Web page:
By Staff Sgt. James Richardson Jr., Secretary of the Air Force Public Affairs
Col. Terrence A. Adams was recognized with the Military Service Award at the 34th Black Engineer of the Year Science, Technology, Engineering and Mathematics Global, Competitiveness conference, in Washington, D.C., Feb. 14. Adams was recognized during the Stars and Stripes dinner for his exceptional achievements and mentorship in the STEM career fields.
Founded in 2006, the Stars and Stripes dinner is a key event during the three-day BEYA STEM conference. As one of the nation’s largest gatherings of top military and civilian federal government leaders, corporate sponsors, students, family and STEM advocates, the event focuses on building interest in STEM fields and recognizing the contributions of military men and women.
“I am an accomplished Airman not because of my actions alone. I grew up knowing I could accomplish all things,” said Adams, commander of the 628th Air Base Wing and Joint Base Charleston, South Carolina. “I stand on the shoulders of giants, growing up in a city where names like Booker T. Washington, George Washington Carver, the Tuskegee Airmen, Rosa Parks and Lewis Adams were common names. I have a village of heroes who guided me.”
The goal of the BEYA STEM Conference is to create connections between students, educators and STEM professionals while facilitating partnerships with individuals and their local STEM resources. The conference has attracted top professionals and students from every part of the nation and every field of STEM for more than two decades.
“We won this award due to a passion for cyber, STEM and aviation,” Adams said. “We mentor kids in rural and urban areas with the goal of increasing the interest of young Americans to study then work in cyber, STEM, aviation career fields.”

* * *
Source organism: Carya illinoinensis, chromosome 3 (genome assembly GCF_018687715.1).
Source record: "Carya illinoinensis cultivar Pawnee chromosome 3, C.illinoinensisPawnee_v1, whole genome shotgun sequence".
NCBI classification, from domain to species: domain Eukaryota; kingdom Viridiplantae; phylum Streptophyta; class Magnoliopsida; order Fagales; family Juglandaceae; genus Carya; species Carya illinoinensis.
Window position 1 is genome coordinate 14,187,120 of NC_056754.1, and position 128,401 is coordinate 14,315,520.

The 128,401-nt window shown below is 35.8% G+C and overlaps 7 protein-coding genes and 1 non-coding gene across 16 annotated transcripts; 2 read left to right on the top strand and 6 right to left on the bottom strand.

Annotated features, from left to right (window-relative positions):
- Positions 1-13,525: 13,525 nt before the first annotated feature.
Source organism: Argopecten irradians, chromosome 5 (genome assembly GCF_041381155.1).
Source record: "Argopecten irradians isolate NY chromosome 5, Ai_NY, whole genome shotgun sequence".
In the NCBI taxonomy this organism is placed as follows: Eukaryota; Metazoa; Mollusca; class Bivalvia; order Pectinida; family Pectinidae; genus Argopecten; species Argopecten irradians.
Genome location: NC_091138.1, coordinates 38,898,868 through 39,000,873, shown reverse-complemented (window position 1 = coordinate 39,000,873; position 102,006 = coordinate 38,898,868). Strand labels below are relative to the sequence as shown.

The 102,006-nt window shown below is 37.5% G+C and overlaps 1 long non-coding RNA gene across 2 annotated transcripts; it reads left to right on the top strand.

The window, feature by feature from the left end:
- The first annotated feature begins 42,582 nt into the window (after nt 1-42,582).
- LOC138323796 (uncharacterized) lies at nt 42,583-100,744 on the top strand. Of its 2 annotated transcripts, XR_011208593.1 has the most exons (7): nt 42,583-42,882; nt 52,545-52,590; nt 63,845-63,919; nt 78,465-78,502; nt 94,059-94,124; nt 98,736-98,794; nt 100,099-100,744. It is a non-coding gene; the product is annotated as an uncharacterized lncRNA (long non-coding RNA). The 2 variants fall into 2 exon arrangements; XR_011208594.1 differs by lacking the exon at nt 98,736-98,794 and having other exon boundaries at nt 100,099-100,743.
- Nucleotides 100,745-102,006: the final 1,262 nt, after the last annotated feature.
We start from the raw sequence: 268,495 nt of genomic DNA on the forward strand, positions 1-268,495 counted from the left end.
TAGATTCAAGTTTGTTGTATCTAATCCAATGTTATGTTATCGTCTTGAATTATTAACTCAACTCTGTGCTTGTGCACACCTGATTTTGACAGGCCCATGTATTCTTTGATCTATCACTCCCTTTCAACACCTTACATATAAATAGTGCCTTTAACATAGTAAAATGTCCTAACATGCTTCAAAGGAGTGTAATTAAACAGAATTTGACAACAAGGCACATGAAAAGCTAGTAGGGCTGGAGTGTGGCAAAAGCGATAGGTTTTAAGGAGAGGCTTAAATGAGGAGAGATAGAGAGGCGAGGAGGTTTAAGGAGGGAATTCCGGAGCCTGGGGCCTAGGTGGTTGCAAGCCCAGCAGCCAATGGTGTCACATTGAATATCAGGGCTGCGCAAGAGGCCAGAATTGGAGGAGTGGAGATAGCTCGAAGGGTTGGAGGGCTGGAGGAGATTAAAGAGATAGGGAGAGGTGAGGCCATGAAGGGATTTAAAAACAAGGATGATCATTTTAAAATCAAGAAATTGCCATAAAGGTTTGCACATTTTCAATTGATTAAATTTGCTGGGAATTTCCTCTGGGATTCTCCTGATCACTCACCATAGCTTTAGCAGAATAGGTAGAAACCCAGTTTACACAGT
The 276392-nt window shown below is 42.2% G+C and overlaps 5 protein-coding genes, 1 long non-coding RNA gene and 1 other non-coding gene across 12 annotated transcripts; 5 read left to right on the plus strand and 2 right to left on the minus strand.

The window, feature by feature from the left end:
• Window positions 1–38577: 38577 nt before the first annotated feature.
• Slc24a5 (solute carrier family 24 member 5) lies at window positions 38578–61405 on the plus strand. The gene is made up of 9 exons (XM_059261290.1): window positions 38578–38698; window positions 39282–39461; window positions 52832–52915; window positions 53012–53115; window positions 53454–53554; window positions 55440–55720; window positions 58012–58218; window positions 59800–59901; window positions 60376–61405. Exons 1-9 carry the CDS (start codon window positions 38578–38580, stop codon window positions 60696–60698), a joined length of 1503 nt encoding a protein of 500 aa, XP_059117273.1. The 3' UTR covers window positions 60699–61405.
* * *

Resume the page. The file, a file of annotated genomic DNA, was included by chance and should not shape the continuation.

Although individually recognized for 14 years of BEYA service and education, Adams feels this award is for more than 5,000 students he’s had the pleasure of helping.
“This award is not about me, it’s about a community of people working together to build pipelines of students interested in cyber, STEM and aviation for our nation’s defense,” Adams said. “This award motivates me to continue to build bridges between our elementary and high school teachers to our industry partners — It’s all about the connections and relationships.”
Growing up in Tuskegee, Alabama, where his mom served as the source of his tenacious energy and spirit, Adams’ goals and objectives were made possible through strong mentorship.
“I have been mentored by the best,” Adams said. “Many of them are founders of the BEYA Stars and Stripes committee like Gens. Lester Lyles and Albert Edmonds and others like Gens. Ronnie Hawkins, Laura Lenderman and Giovanni Tuck, have poured love, wisdom and knowledge into me and I feel compelled to pour that into others.”
Adams’ work is only beginning, as he hopes to establish a nonprofit organization to inspire kids to work in cyber, STEM, and aviation.
“My objective is to expose our youth to cyber, STEM and aviation experiences, encourage them to take harder classes that assist them in college, then help graduates find employment in their field of study,” Adams said. “Most importantly, I hope to inspire them to dream big.”